The giant consumer electronics show CES has suffered a power cut, plunging part of the event into darkness.
The Las Vegas Convention Center (LVCC)’s central hall went dark at around 11:20 local time (19:20 GMT).
It took two hours before the organisers were able to say that the electricity supply had been restored.
In the meantime, attendees had been evacuated from the affected space, which hosts booths for LG, Samsung and Sony among others.
BBC reporters at the scene said that security guards had also prevented people from entering the LVCC’s North Hall, where car-makers including Toyota, Nissan and Ford have exhibits.
The Consumer Technology Association, which runs the event, has thanked visitors for their patience. But some have expressed frustration at having missed meetings.
The power failure followed heavy rain on Tuesday, which had forced Google to shut one of its booths located in the LVCC’s car park.
It had been the city’s first rainfall in 116 days, and had marked the wettest January day on record for the area, according to the Las Vegas Review Journal newspaper.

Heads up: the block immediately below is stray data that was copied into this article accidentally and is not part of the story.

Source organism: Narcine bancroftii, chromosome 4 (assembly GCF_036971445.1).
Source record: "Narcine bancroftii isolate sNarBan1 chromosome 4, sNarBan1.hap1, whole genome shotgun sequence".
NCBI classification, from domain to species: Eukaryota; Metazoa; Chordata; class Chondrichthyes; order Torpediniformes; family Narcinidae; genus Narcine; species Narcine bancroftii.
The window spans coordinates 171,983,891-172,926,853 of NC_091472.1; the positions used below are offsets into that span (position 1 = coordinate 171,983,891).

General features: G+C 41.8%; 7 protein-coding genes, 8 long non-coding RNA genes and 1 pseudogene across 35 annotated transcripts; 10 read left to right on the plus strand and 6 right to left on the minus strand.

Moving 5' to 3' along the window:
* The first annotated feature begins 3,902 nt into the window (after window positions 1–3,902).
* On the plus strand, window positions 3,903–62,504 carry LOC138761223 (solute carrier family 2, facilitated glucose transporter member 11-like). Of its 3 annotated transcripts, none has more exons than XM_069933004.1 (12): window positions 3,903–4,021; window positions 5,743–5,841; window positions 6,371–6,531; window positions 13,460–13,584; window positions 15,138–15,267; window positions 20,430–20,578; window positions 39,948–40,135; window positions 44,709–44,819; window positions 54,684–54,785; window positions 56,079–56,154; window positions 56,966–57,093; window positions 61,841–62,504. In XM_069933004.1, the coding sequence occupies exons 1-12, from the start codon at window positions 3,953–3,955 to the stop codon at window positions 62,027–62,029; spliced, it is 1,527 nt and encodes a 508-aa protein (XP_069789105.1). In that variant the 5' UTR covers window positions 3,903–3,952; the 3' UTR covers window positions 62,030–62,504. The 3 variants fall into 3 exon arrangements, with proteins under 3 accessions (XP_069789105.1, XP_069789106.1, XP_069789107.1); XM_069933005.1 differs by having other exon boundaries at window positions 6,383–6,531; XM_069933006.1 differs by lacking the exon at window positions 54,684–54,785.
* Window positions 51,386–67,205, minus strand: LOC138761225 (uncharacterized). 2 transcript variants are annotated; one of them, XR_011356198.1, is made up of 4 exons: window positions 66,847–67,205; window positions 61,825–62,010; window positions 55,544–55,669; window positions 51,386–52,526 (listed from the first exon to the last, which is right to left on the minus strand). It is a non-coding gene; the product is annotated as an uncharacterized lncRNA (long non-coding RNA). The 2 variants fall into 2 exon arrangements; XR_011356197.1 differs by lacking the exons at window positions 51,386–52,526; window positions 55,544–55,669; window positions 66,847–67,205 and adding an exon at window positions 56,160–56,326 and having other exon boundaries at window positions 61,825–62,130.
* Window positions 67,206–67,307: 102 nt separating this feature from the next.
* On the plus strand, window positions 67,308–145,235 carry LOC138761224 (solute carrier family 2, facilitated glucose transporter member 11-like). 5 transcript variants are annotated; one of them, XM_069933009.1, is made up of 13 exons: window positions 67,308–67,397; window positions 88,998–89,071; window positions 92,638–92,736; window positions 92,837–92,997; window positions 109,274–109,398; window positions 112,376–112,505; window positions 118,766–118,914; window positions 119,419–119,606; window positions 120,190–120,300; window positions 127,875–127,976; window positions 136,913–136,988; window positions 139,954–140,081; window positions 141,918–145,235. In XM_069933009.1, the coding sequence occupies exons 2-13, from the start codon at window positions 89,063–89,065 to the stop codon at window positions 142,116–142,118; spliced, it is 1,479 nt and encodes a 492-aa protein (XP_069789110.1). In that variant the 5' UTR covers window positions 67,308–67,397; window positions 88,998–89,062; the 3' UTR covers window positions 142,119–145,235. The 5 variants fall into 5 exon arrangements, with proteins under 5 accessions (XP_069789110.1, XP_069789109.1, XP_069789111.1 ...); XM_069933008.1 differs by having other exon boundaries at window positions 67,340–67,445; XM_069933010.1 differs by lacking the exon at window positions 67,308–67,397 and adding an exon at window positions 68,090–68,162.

One LVCC employee, who asked not to be named, said that the water had affected the “trunk lines” that carry power to the venue. However, there has been no official statement on the matter.
The trade fair is marketed as the “world’s gathering place for all those who thrive on the business of consumer technologies”.
CES sprawls across many venues close to the Las Vegas Strip, and the CTA had highlighted that most of them had been unaffected.
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By Dave Lee, Las Vegas
At an electronics show, electricity is key.
As I write this, the cause of the blackout is not known. But Vegas was pelted with rain this week, and this city just cannot handle it.
Roads have flooded, hotels are leaking – including into this reporter’s room – and now, potentially, this.
Embarrassing for a city that prides itself on being the best equipped for enormous shows like CES.
Patience is being tested here. This show isn’t just about playing with gadgets, it’s about big business. Cancelled meetings might mean deals aren’t done.
I saw one delegate get irate when he was told he could not go into the main hall for his meeting.
“You ain’t meeting in the dark, buddy!” the show floor worker told him.
With every passing minute, this power cut is costing a lot of people a lot of money.